Ever since the pricing has been normalized and there’s been a bit of a correction, then you’ve seen a little bit less froth, if you will, in the market. We’ve actually seen that in the first few weeks of January, crypto trades — not just the Cboe product, but companies that are related to blockchain — have contributed a couple of points less toward our trading activity. It seems to have peaked just before the holidays.
The technology certainly has not matured, and I believe the transformative nature of what blockchain can do is only just starting to be understood by the majority of the world.
Rapier: Will we continue to see more companies pivot to crypto and blockchain?
Hockey: There’s a distinction between blockchain and cryptocurrencies, but they are absolutely being conflated in many people’s minds. They don’t quite understand blockchain but they’re being told that it is transformative. What comes with that is cryptocurrencies, and they don’t quite understand the linkage between the two and what the differences are between the various ones.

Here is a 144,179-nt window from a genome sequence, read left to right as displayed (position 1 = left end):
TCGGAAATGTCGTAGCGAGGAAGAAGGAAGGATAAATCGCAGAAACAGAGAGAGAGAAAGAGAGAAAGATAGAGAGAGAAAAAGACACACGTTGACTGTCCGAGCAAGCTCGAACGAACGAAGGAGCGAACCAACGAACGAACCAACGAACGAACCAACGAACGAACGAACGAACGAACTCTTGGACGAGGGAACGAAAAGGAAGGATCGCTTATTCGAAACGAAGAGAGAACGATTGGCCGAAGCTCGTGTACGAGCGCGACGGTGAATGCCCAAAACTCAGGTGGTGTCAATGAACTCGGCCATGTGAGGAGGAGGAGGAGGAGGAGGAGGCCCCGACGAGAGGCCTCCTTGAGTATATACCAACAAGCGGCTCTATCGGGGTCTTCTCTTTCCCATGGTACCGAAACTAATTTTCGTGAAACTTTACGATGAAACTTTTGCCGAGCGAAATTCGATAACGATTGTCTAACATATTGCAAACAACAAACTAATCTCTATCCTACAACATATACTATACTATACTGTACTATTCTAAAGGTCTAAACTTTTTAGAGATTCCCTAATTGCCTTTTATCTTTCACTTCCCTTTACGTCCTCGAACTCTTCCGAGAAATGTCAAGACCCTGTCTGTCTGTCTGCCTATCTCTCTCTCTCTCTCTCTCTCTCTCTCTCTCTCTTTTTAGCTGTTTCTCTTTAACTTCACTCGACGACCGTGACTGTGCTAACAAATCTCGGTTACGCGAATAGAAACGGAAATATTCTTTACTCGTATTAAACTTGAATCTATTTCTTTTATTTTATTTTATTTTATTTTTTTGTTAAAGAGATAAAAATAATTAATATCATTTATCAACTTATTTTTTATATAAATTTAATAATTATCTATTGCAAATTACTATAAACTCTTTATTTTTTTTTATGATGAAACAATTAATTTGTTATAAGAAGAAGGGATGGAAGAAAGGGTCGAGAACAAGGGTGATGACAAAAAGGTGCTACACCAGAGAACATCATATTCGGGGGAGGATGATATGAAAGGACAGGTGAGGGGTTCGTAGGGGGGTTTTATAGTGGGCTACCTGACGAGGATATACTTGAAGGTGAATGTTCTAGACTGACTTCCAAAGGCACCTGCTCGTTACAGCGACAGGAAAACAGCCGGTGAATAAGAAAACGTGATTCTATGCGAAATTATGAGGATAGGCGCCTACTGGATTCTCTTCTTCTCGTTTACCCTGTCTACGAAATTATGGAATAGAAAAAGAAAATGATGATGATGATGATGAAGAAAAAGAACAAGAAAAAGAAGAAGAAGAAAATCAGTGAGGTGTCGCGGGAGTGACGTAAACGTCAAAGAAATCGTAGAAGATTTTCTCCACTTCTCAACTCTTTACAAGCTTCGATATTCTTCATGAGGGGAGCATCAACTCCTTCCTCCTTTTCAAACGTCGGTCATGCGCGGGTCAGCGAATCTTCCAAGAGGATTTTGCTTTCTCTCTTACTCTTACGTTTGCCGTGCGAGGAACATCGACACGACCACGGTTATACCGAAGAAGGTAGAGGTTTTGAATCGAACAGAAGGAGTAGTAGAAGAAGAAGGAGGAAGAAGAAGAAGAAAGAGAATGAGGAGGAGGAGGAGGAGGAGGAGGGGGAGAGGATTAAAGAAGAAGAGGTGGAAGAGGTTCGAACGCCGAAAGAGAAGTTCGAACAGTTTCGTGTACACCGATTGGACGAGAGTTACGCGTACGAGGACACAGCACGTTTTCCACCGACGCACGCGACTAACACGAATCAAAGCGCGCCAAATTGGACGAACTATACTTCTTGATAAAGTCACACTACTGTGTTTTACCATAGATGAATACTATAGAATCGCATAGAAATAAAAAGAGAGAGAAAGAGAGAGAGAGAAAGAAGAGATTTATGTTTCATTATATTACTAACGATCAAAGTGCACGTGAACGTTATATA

There’s also a bit of FOMO, the fear of missing out. “Oh my god it’s only going up, so therefore I need to participate.” That’s the classic sign of a bit of market hysteria. That will sort itself out as it always does. That’s why you’ve heard many people like Warren Buffett say “we’ve seen this movie before, it doesn’t end well.” He’s talking about that phenomenon as opposed to the blockchain technology in and of itself. There are some potential cryptocurrency survivors and thrivers as that technology matures.